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Country: United States
City: Paris, Ky.
Issues of this title available in Elephind: 40
Items (articles and/or pages) from this title available in Elephind: 168
Earliest Date: 3 August 1883
Latest Date: 25 December 1883
In 1883, Confederate Army veteran and farmer, Bruce Champ, began publishing the Paris Semi-Weekly Bourbon News. The paper had been established in Millersburg in 1881 as the Bourbon News. No issue of the paper's Millersburg incarnation survives. Champ moved the paper's operations to Paris, the Bourbon County seat, resuming publication on March 7, 1882, with an issue enumerated as volume one and number one; editors invariably counted anniversaries from 1881, however. Twelve months after the move to Paris, on August 3, 1883, Champ changed the name of the paper to the Semi-Weekly Bourbon News, which it remained for nearly 12 years.
The Semi-Weekly Bourbon News was an eight-page self-proclaimed country paper. It chose no political affiliation, although by the turn of the century its successor, the Bourbon News, had developed a populist tone. Despite stiff competition in the close Bluegrass area from the Kentuckian-Citizen in particular, the News thrived by offering a mix of international, national, and state news as well as serials and reports on social affairs in Paris and Bourbon County. The paper also closely covered the Kentucky horse industry and the tobacco business that formed the core of Bourbon County’s economic and cultural interests.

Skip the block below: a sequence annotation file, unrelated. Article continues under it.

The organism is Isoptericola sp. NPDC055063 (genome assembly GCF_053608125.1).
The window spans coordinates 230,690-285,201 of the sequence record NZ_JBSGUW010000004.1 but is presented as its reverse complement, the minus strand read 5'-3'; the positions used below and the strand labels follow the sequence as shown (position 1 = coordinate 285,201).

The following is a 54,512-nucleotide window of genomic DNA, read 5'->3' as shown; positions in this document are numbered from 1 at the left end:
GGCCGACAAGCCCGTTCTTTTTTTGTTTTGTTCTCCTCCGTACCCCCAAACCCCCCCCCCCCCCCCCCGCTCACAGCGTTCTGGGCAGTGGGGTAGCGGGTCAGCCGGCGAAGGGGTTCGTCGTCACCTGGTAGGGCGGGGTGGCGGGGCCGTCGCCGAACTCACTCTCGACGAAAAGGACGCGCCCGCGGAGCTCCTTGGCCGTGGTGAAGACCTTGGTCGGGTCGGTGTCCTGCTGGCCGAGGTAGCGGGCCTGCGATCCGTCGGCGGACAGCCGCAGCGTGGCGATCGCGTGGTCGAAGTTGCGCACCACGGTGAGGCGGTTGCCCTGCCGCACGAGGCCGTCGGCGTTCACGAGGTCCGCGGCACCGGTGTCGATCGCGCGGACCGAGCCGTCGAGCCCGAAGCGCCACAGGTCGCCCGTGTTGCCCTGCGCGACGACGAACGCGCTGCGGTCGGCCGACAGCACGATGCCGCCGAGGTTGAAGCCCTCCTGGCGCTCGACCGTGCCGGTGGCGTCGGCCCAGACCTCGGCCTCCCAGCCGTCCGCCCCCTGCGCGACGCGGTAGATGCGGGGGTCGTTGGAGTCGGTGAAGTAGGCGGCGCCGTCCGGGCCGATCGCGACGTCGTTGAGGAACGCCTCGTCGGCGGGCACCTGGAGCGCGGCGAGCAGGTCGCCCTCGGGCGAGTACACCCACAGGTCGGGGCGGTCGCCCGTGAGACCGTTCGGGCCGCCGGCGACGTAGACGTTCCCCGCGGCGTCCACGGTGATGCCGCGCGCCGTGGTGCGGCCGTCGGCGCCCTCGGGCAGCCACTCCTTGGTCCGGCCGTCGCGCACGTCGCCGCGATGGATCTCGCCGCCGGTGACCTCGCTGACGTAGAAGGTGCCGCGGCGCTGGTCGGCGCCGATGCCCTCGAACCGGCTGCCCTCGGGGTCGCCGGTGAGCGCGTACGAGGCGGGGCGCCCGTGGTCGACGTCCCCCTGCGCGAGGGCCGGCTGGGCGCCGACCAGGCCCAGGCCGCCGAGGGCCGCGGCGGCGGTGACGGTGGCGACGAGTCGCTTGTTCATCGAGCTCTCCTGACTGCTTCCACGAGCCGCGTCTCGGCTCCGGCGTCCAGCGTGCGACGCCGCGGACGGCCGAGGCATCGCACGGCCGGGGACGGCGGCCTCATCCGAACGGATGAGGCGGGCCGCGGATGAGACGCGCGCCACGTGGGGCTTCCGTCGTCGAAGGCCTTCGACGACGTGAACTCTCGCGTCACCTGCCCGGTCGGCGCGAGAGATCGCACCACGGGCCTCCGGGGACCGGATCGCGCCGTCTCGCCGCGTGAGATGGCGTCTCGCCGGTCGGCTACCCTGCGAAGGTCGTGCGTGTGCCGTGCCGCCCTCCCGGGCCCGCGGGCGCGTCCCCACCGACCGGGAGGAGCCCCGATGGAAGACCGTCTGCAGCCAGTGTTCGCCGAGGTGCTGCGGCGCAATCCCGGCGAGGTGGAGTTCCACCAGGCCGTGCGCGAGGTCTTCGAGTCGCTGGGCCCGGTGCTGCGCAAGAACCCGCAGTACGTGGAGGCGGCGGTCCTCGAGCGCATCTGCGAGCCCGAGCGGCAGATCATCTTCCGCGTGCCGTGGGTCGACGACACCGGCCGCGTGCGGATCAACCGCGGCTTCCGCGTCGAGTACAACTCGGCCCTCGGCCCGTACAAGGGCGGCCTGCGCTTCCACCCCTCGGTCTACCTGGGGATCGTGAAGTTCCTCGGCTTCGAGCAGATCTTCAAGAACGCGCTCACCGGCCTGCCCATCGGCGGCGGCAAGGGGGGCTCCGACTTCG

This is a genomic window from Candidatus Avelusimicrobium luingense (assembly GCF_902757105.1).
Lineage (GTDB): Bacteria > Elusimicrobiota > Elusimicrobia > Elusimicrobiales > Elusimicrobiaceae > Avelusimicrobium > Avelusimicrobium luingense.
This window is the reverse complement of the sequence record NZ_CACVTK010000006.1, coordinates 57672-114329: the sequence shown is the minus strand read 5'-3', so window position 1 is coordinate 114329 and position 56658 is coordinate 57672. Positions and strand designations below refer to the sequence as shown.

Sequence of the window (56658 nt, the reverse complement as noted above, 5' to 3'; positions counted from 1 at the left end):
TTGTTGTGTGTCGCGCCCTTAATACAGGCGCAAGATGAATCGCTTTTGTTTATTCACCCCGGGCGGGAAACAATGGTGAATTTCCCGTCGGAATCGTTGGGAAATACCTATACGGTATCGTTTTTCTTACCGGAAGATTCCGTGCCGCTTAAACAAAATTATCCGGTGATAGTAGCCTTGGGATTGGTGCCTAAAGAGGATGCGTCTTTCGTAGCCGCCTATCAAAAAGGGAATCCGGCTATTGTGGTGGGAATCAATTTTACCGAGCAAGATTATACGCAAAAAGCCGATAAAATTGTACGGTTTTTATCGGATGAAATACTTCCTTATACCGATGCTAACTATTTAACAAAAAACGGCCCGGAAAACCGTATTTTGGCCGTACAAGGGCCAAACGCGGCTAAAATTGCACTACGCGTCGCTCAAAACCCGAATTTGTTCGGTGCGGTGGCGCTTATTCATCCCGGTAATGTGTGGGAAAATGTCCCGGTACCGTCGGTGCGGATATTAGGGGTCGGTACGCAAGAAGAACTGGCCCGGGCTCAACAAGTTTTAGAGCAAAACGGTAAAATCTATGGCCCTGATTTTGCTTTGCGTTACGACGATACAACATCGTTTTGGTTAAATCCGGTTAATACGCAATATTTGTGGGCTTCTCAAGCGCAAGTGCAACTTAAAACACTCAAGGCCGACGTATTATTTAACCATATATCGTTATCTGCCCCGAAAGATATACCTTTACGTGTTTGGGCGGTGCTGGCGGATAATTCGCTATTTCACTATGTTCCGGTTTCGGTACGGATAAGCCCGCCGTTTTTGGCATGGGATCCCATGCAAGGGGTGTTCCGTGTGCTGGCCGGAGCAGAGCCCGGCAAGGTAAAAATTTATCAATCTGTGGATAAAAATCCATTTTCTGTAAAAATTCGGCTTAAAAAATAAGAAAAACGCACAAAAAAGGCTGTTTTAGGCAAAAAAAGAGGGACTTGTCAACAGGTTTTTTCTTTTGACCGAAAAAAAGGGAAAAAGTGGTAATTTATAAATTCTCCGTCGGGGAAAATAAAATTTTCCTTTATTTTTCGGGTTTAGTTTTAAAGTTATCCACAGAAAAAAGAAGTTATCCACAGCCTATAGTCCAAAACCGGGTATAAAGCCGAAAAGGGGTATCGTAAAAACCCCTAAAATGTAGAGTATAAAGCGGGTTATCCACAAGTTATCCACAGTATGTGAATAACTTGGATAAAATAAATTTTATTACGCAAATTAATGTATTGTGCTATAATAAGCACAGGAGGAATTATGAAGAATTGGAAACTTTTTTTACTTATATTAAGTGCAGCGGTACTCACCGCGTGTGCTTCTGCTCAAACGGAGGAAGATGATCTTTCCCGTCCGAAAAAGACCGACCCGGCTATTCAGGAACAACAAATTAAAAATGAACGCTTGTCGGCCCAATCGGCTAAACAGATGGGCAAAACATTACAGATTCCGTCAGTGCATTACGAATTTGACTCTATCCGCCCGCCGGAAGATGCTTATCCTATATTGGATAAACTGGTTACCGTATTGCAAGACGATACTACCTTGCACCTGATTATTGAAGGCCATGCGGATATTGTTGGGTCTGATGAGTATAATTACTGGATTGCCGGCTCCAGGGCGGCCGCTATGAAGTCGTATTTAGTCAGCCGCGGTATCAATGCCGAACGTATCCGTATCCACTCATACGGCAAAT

Bruce Champ's death in 1892 saw control of the News pass to Walter Champ, his son, and to Bruce Miller, a nephew. Miller would serve a long tenure as editor and, later, owner of the Kentuckian-Citizen. On July 14, 1895, three years after the elder Champ’s death, the title recommenced simply as the Bourbon News. By 1900, the paper was edited and published by Walter and his brother, W. Swift Champ. Walter Champ's death that same year left Swift as sole owner and editor. Save for a brief lease to George D. Mitchell in 1902, Swift Champ remained owner and editor until his death in 1923. After 60 years, the paper ceased publication in 1941.
Provided by: University of Kentucky, Lexington, KY